<player name="player1" mod_name="OnFoot">
   <spawn unit_name="ghost_player" object="spawn_player1"/>
  </player>
  <player name="player2" mod_name="OnFoot">
   <spawn unit_name="ghost_player" object="spawn_player2"/>
  </player>
  <player name="player3" mod_name="OnFoot">
   <spawn unit_name="ghost_player" object="spawn_player3"/>
  </player>
  <player name="player4" mod_name="OnFoot">
   <spawn unit_name="ghost_player" object="spawn_player4"/>
  </player>
 
 
  <gametype_info name="enemies_to_kill" value="146"/>
 
  <spawn_manager>
   <!--<xi:include href="/data/levels/merge_xml/common_spawn.xml#xpointer(/to_include/spawn/*)"/> -->
  </spawn_manager>
 
 </script_data>
</World>
 

Basically, the above would trigger two waves of AI with a randomizer picking between two groups each, triggers one normal MG and one that is randomized. There are also three objects that are set to indestructible, so you don't blow up those nice ramps that let you walk up on top of a building by throwing GLs on them.
 
Let's have a look at each of these new things in the next few posts
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Fishmonger

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Re: GRAW Map Making for Dummies
« Reply #35 on: February 12, 2018, 02:02:23 PM »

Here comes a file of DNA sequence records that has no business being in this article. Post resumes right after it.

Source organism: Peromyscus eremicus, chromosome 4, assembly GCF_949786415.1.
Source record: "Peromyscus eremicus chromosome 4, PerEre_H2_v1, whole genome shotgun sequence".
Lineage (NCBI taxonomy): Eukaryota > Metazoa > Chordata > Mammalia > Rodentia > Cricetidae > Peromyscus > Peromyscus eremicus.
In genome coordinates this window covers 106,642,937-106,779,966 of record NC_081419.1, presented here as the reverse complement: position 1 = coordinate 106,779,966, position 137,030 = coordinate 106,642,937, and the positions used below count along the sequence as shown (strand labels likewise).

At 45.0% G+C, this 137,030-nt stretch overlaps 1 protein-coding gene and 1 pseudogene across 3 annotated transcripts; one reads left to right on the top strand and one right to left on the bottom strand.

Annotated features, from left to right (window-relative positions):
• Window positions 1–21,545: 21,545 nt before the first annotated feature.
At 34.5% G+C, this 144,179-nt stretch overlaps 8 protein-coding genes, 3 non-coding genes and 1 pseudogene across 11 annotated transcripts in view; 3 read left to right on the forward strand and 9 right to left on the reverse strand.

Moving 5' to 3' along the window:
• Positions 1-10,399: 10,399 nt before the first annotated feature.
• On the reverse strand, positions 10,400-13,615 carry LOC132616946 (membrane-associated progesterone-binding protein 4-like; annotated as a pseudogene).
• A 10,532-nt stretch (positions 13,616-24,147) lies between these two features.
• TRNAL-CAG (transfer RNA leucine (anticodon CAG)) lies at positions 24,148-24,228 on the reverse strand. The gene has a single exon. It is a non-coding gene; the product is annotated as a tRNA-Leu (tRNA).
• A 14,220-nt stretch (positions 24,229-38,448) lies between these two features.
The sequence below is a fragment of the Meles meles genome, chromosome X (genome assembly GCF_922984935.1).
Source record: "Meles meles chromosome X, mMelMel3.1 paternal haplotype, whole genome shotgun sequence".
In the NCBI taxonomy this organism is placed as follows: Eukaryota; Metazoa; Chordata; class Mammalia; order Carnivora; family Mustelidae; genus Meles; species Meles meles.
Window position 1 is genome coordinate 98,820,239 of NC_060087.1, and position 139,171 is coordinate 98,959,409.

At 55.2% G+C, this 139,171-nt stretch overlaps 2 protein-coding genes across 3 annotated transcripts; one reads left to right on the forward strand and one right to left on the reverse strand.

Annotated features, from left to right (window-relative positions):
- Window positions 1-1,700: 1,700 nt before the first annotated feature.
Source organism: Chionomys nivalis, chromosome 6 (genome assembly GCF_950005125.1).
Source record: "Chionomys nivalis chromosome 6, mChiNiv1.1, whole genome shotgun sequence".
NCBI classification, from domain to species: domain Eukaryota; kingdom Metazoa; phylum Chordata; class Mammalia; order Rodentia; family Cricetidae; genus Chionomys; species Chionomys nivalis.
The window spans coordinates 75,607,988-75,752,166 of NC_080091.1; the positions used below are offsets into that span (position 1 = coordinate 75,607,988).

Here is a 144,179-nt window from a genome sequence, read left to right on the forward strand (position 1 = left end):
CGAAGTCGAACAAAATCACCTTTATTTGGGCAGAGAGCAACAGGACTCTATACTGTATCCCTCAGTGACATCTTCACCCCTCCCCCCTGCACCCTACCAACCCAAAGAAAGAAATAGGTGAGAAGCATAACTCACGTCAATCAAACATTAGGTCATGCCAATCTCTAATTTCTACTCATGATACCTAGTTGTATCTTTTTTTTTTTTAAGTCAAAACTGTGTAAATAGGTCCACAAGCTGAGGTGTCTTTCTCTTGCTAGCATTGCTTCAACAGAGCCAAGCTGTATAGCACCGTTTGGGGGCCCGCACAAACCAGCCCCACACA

The first new thing in this script are these three lines in the start_game event:
 
   <element type="SetIndestructable" name_id="ramp1" start_time="1.5"/>
   <element type="SetIndestructable" name_id="ramp2" start_time="1.5"/>
   <element type="SetIndestructable" name_id="ramp3" start_time="1.5"/>


What this does is alter three fences I placed on that map as a ramp, so that you cannot warp them with grenades to a shape that makes them unusable as walking ramps.  The first time I wanted to go up on the building I found those fences in rough shape and could not get up! so I named the fence props in the world.xml file as ramp1, ramp2 and ramp3, and came back to the script to use the code I last used when preparing trucks to be blown up on other maps. In this case there's no C4 at all and the three ramps remain on the map in fine shape no matter what you throw at them.  The same code can be used on vehicles you want to use to block certain routes on maps.